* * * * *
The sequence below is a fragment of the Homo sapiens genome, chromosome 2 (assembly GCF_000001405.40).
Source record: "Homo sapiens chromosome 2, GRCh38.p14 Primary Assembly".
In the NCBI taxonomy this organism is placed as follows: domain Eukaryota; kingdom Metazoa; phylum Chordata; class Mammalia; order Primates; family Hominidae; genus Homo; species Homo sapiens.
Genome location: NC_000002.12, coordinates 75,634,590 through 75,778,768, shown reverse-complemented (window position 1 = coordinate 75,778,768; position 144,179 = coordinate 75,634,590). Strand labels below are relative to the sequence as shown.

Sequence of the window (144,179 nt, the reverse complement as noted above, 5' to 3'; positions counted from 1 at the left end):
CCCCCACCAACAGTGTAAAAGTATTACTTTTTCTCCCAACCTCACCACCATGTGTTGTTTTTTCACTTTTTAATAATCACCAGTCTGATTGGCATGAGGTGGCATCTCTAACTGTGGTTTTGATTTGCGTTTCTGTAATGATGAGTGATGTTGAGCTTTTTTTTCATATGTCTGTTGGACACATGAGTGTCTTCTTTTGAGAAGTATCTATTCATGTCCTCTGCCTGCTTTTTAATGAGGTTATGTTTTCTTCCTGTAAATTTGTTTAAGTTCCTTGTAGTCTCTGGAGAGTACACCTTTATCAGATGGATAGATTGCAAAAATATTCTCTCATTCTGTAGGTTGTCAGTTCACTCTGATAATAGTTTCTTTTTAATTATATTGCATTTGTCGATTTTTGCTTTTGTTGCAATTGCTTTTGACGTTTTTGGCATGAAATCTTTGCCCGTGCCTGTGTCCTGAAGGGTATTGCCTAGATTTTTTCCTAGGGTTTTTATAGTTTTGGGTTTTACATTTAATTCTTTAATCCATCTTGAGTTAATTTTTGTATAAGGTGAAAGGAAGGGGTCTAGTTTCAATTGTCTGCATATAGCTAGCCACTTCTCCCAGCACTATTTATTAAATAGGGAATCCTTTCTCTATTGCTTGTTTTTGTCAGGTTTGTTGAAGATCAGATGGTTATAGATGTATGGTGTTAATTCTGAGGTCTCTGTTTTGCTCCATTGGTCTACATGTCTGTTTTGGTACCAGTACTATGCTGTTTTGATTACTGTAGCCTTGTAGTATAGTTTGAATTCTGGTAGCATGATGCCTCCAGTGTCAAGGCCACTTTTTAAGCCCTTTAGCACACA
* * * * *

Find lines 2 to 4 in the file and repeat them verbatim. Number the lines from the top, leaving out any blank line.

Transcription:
Source record: "Homo sapiens chromosome 2, GRCh38.p14 Primary Assembly".
In the NCBI taxonomy this organism is placed as follows: domain Eukaryota; kingdom Metazoa; phylum Chordata; class Mammalia; order Primates; family Hominidae; genus Homo; species Homo sapiens.
Genome location: NC_000002.12, coordinates 75,634,590 through 75,778,768, shown reverse-complemented (window position 1 = coordinate 75,778,768; position 144,179 = coordinate 75,634,590). Strand labels below are relative to the sequence as shown.